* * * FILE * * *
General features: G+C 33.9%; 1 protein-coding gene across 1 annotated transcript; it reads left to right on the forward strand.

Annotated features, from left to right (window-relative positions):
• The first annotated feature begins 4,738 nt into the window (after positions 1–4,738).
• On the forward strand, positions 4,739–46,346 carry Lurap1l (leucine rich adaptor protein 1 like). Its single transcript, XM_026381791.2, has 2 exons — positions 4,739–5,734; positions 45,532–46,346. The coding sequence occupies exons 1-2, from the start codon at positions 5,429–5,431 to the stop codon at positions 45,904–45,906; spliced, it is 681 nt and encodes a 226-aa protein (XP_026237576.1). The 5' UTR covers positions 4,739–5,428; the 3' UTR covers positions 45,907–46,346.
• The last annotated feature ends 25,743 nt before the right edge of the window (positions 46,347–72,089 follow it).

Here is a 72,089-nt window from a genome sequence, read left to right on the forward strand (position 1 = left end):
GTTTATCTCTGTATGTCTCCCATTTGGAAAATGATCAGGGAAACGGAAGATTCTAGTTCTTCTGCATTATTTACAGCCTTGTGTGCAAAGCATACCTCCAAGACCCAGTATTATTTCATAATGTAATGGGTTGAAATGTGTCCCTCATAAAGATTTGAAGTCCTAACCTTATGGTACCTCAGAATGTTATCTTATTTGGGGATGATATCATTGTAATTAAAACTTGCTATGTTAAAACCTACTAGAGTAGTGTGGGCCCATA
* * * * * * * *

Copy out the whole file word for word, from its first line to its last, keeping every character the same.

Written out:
General features: G+C 33.9%; 1 protein-coding gene across 1 annotated transcript; it reads left to right on the forward strand.

Annotated features, from left to right (window-relative positions):
• The first annotated feature begins 4,738 nt into the window (after positions 1–4,738).
• On the forward strand, positions 4,739–46,346 carry Lurap1l (leucine rich adaptor protein 1 like). Its single transcript, XM_026381791.2, has 2 exons — positions 4,739–5,734; positions 45,532–46,346. The coding sequence occupies exons 1-2, from the start codon at positions 5,429–5,431 to the stop codon at positions 45,904–45,906; spliced, it is 681 nt and encodes a 226-aa protein (XP_026237576.1). The 5' UTR covers positions 4,739–5,428; the 3' UTR covers positions 45,907–46,346.
• The last annotated feature ends 25,743 nt before the right edge of the window (positions 46,347–72,089 follow it).

Here is a 72,089-nt window from a genome sequence, read left to right on the forward strand (position 1 = left end):
GTTTATCTCTGTATGTCTCCCATTTGGAAAATGATCAGGGAAACGGAAGATTCTAGTTCTTCTGCATTATTTACAGCCTTGTGTGCAAAGCATACCTCCAAGACCCAGTATTATTTCATAATGTAATGGGTTGAAATGTGTCCCTCATAAAGATTTGAAGTCCTAACCTTATGGTACCTCAGAATGTTATCTTATTTGGGGATGATATCATTGTAATTAAAACTTGCTATGTTAAAACCTACTAGAGTAGTGTGGGCCCATA